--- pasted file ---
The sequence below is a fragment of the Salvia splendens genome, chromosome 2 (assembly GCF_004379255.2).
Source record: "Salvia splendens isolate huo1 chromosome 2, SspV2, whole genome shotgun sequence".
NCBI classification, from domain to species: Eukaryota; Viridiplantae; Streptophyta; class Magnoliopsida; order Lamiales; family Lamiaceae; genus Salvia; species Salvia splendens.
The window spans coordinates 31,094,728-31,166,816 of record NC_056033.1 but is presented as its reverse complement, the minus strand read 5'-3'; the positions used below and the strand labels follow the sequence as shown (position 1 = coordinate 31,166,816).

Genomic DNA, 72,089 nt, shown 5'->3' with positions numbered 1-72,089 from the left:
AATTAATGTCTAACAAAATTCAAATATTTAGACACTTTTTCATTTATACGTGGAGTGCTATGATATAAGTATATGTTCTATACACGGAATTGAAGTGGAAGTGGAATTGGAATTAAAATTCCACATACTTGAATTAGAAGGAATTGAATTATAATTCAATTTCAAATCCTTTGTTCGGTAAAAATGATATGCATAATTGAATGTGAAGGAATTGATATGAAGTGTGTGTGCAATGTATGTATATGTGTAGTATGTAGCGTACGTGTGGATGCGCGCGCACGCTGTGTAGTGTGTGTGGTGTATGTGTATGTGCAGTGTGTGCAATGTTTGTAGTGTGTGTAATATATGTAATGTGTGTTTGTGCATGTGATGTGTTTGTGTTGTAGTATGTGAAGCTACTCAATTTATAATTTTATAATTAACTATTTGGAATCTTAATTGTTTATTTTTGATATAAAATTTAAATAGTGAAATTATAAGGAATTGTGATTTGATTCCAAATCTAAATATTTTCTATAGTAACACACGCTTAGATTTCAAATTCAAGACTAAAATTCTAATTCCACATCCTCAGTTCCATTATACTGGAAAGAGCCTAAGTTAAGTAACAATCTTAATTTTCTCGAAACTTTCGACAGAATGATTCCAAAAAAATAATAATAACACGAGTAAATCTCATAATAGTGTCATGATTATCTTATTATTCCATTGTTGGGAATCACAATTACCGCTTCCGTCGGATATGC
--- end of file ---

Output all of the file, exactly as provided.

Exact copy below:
The sequence below is a fragment of the Salvia splendens genome, chromosome 2 (assembly GCF_004379255.2).
Source record: "Salvia splendens isolate huo1 chromosome 2, SspV2, whole genome shotgun sequence".
NCBI classification, from domain to species: Eukaryota; Viridiplantae; Streptophyta; class Magnoliopsida; order Lamiales; family Lamiaceae; genus Salvia; species Salvia splendens.
The window spans coordinates 31,094,728-31,166,816 of record NC_056033.1 but is presented as its reverse complement, the minus strand read 5'-3'; the positions used below and the strand labels follow the sequence as shown (position 1 = coordinate 31,166,816).

Genomic DNA, 72,089 nt, shown 5'->3' with positions numbered 1-72,089 from the left:
AATTAATGTCTAACAAAATTCAAATATTTAGACACTTTTTCATTTATACGTGGAGTGCTATGATATAAGTATATGTTCTATACACGGAATTGAAGTGGAAGTGGAATTGGAATTAAAATTCCACATACTTGAATTAGAAGGAATTGAATTATAATTCAATTTCAAATCCTTTGTTCGGTAAAAATGATATGCATAATTGAATGTGAAGGAATTGATATGAAGTGTGTGTGCAATGTATGTATATGTGTAGTATGTAGCGTACGTGTGGATGCGCGCGCACGCTGTGTAGTGTGTGTGGTGTATGTGTATGTGCAGTGTGTGCAATGTTTGTAGTGTGTGTAATATATGTAATGTGTGTTTGTGCATGTGATGTGTTTGTGTTGTAGTATGTGAAGCTACTCAATTTATAATTTTATAATTAACTATTTGGAATCTTAATTGTTTATTTTTGATATAAAATTTAAATAGTGAAATTATAAGGAATTGTGATTTGATTCCAAATCTAAATATTTTCTATAGTAACACACGCTTAGATTTCAAATTCAAGACTAAAATTCTAATTCCACATCCTCAGTTCCATTATACTGGAAAGAGCCTAAGTTAAGTAACAATCTTAATTTTCTCGAAACTTTCGACAGAATGATTCCAAAAAAATAATAATAACACGAGTAAATCTCATAATAGTGTCATGATTATCTTATTATTCCATTGTTGGGAATCACAATTACCGCTTCCGTCGGATATGC